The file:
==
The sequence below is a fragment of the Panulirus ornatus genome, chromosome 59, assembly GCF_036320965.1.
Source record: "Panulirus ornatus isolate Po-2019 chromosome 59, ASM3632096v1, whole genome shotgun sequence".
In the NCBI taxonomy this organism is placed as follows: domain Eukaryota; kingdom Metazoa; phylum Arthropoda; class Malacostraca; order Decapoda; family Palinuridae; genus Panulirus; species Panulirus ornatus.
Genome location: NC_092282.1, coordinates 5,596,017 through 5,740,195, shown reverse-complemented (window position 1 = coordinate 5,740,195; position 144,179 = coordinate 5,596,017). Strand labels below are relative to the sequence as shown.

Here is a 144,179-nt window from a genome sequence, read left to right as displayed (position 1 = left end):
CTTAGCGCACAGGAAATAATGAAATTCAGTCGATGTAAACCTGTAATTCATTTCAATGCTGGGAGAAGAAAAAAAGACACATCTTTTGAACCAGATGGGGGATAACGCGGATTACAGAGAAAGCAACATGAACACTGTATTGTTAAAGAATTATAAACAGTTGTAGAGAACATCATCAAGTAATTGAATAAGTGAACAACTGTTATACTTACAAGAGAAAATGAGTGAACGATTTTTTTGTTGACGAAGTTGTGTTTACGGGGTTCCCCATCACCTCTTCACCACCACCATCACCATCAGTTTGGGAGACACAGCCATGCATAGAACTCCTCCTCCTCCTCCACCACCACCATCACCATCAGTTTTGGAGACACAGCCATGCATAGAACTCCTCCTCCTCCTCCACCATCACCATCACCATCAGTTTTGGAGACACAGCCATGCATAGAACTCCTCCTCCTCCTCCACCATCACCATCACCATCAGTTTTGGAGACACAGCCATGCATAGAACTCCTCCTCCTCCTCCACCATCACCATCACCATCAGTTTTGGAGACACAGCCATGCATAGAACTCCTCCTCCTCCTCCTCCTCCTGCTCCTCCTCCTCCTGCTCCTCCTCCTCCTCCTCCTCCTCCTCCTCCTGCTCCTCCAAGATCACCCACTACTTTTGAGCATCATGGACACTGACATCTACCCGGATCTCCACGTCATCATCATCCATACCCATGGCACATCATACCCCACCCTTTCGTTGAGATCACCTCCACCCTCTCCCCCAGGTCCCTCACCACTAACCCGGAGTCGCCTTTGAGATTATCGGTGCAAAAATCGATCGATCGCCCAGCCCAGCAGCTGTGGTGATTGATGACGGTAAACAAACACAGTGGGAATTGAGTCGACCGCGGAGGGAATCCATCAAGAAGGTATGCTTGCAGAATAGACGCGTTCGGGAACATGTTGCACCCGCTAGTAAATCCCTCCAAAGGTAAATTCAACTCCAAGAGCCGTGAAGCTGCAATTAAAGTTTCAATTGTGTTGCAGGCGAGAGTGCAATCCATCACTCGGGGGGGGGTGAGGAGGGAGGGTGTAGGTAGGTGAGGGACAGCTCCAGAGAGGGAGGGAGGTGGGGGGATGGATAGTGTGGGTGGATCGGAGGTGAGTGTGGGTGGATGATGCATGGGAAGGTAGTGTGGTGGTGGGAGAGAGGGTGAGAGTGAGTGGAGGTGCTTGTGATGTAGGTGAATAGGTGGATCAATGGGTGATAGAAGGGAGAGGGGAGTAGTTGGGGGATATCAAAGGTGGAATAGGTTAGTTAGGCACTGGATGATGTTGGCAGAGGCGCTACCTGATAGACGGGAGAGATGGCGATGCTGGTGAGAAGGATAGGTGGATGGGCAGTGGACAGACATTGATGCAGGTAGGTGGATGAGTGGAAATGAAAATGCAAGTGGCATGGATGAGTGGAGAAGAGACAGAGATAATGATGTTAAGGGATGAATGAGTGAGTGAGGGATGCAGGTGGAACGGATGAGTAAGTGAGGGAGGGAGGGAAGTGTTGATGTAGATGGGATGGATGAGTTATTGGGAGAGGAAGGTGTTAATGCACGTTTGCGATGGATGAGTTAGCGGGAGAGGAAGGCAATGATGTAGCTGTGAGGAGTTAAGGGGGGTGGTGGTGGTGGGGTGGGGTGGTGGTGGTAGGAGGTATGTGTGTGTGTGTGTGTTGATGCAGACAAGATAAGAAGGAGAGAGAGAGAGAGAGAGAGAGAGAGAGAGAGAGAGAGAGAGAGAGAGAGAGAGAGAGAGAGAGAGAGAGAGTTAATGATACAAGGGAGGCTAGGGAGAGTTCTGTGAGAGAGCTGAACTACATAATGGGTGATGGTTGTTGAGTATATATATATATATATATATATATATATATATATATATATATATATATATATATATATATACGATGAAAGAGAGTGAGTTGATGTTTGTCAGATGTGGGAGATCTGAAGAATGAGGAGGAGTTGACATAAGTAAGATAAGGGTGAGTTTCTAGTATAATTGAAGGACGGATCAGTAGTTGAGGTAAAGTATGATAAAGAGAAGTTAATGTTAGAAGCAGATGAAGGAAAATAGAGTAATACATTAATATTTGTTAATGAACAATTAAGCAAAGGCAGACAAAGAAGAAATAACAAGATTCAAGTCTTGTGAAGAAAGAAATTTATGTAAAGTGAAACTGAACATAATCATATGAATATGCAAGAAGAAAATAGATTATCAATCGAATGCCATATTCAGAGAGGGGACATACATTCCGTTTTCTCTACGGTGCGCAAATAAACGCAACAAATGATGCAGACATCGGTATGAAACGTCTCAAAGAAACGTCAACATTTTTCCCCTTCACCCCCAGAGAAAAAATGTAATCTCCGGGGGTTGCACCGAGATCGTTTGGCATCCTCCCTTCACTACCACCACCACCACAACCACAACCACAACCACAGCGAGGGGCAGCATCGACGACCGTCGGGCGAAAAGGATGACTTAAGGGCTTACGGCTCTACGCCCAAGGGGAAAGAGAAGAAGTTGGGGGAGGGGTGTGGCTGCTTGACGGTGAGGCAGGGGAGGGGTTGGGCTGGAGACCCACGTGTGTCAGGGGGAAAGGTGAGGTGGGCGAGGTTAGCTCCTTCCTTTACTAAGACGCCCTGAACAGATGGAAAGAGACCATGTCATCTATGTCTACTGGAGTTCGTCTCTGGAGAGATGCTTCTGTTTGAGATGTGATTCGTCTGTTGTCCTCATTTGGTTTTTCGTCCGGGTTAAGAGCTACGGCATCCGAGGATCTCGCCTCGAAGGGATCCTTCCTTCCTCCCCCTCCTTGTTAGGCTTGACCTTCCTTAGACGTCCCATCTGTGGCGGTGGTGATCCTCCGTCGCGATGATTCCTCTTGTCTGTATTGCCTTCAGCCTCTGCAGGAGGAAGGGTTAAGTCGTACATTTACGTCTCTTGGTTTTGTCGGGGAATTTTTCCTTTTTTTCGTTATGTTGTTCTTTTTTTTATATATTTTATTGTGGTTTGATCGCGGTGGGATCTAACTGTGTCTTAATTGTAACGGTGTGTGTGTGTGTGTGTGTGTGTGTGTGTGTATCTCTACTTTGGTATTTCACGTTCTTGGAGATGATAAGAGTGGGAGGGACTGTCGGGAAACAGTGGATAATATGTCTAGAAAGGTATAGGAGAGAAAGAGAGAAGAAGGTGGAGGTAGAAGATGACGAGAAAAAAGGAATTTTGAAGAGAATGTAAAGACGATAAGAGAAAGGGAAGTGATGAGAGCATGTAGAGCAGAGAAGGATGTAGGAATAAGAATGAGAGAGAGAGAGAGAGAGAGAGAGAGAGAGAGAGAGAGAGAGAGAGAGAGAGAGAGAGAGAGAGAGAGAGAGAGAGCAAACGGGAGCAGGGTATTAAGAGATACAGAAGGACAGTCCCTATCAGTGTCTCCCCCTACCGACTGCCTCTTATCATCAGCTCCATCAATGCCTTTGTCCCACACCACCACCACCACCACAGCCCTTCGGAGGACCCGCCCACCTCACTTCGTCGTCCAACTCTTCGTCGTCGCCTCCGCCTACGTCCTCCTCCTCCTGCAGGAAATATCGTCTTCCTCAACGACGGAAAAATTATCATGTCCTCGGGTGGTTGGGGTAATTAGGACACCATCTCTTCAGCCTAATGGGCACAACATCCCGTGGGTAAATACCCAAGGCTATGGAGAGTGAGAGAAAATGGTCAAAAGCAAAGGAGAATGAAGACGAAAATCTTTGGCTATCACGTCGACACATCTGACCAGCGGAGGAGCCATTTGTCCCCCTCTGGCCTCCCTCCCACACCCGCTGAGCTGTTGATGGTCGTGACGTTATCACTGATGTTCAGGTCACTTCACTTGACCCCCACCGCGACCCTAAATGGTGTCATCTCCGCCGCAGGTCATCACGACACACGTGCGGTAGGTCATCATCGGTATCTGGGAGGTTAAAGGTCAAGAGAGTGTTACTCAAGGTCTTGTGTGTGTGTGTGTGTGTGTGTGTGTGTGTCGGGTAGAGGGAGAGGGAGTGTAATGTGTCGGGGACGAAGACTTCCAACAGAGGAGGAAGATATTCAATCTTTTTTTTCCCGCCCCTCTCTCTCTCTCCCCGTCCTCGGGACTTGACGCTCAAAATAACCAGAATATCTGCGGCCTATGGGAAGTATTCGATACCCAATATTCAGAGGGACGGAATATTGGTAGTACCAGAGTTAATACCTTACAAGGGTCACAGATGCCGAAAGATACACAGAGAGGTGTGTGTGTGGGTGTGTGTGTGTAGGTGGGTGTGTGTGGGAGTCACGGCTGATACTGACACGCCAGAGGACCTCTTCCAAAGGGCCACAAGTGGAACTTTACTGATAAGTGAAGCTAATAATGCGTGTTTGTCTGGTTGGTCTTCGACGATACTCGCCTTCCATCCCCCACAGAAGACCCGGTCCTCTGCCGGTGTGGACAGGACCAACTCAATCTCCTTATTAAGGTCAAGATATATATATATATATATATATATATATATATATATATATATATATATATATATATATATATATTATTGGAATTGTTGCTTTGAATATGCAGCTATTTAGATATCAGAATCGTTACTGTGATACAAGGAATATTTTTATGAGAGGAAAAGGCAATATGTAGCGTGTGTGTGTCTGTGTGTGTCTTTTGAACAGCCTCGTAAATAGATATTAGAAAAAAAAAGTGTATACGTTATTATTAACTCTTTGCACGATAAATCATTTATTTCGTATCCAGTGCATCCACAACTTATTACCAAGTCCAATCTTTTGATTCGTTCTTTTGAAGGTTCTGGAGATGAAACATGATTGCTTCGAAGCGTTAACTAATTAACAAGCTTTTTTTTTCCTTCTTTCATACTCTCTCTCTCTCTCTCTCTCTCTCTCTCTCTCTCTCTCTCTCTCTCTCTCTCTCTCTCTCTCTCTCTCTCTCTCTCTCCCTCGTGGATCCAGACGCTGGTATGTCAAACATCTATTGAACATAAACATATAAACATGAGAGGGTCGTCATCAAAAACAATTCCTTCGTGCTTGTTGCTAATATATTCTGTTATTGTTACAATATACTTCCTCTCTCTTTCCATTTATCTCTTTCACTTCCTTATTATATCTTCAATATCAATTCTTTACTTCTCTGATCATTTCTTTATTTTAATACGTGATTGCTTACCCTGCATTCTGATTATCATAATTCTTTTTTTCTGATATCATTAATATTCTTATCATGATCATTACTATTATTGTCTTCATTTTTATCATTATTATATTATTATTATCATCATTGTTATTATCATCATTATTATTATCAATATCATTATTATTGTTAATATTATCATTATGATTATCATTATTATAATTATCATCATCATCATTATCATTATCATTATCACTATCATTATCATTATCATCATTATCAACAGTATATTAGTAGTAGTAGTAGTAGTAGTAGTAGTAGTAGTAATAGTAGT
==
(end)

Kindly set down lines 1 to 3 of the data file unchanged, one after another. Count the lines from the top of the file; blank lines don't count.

The sequence below is a fragment of the Panulirus ornatus genome, chromosome 59, assembly GCF_036320965.1.
Source record: "Panulirus ornatus isolate Po-2019 chromosome 59, ASM3632096v1, whole genome shotgun sequence".
In the NCBI taxonomy this organism is placed as follows: domain Eukaryota; kingdom Metazoa; phylum Arthropoda; class Malacostraca; order Decapoda; family Palinuridae; genus Panulirus; species Panulirus ornatus.